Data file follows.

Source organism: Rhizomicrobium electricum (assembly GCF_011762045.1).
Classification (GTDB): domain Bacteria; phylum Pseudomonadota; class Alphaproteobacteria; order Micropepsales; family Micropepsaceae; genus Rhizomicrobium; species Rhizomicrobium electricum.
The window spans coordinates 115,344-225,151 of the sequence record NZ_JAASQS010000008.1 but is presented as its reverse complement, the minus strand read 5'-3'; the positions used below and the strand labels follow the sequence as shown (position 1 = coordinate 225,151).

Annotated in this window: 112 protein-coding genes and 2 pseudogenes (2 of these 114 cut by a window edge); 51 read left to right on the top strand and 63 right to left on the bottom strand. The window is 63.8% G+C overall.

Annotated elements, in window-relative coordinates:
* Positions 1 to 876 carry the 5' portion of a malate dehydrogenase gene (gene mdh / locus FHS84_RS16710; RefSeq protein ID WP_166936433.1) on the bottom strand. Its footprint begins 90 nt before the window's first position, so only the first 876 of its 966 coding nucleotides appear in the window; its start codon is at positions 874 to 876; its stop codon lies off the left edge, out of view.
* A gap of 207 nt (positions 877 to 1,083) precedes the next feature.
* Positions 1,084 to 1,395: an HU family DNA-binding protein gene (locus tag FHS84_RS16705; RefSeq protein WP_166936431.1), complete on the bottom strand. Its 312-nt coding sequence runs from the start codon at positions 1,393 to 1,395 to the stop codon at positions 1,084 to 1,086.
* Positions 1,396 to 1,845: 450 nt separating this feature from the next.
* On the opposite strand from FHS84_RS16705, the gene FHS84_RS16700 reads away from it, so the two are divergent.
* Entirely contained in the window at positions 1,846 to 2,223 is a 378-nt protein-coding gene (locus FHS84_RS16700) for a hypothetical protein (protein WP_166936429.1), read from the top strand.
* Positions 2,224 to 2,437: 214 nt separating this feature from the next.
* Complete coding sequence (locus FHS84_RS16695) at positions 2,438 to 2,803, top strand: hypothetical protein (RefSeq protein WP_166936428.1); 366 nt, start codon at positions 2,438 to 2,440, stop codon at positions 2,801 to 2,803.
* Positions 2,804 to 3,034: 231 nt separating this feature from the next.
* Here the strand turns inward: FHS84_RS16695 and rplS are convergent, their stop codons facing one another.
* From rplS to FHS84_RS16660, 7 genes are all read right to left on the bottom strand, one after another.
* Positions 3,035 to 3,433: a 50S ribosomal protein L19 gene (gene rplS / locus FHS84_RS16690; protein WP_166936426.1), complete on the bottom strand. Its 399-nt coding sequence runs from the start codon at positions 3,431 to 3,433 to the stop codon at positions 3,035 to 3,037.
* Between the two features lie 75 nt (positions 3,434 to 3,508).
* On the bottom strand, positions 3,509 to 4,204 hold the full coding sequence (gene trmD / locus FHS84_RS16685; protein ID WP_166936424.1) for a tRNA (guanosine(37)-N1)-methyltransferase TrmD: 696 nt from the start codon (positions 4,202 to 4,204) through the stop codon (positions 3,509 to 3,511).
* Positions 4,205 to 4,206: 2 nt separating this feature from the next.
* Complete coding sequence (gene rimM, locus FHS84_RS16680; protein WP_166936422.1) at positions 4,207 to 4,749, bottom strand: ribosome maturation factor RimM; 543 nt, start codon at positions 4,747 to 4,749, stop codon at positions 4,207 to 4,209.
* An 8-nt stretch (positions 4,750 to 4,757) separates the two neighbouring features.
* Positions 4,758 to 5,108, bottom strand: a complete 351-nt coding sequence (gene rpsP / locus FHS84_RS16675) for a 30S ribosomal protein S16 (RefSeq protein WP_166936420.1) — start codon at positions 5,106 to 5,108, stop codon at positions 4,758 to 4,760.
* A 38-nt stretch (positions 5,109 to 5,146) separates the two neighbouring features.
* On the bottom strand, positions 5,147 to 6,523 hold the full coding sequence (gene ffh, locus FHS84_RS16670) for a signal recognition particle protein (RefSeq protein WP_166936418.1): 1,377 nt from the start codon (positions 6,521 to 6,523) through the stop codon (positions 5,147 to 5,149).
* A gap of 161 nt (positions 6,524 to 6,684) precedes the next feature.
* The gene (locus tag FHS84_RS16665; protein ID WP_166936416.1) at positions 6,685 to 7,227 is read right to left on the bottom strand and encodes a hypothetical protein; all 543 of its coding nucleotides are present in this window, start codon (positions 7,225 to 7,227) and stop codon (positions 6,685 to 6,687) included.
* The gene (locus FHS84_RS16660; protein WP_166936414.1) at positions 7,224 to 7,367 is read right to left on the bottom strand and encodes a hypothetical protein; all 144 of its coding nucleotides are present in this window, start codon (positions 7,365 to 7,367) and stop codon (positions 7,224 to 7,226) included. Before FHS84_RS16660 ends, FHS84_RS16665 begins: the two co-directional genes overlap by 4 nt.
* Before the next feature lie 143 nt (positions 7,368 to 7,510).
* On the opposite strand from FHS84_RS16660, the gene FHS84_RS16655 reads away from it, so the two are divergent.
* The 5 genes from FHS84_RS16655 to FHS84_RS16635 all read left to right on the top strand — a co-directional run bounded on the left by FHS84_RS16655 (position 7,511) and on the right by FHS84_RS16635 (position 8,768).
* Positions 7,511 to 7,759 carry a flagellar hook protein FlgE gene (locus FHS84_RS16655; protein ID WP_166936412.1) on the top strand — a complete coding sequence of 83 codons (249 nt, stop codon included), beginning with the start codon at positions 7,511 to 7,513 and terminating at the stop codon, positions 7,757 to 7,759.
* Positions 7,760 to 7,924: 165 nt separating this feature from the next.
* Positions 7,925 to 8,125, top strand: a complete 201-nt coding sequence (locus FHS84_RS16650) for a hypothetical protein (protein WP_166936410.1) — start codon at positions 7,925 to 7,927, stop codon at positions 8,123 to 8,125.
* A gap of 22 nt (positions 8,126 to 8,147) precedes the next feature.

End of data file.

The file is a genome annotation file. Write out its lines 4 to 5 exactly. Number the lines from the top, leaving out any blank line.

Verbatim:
Annotated in this window: 112 protein-coding genes and 2 pseudogenes (2 of these 114 cut by a window edge); 51 read left to right on the top strand and 63 right to left on the bottom strand. The window is 63.8% G+C overall.

Annotated elements, in window-relative coordinates: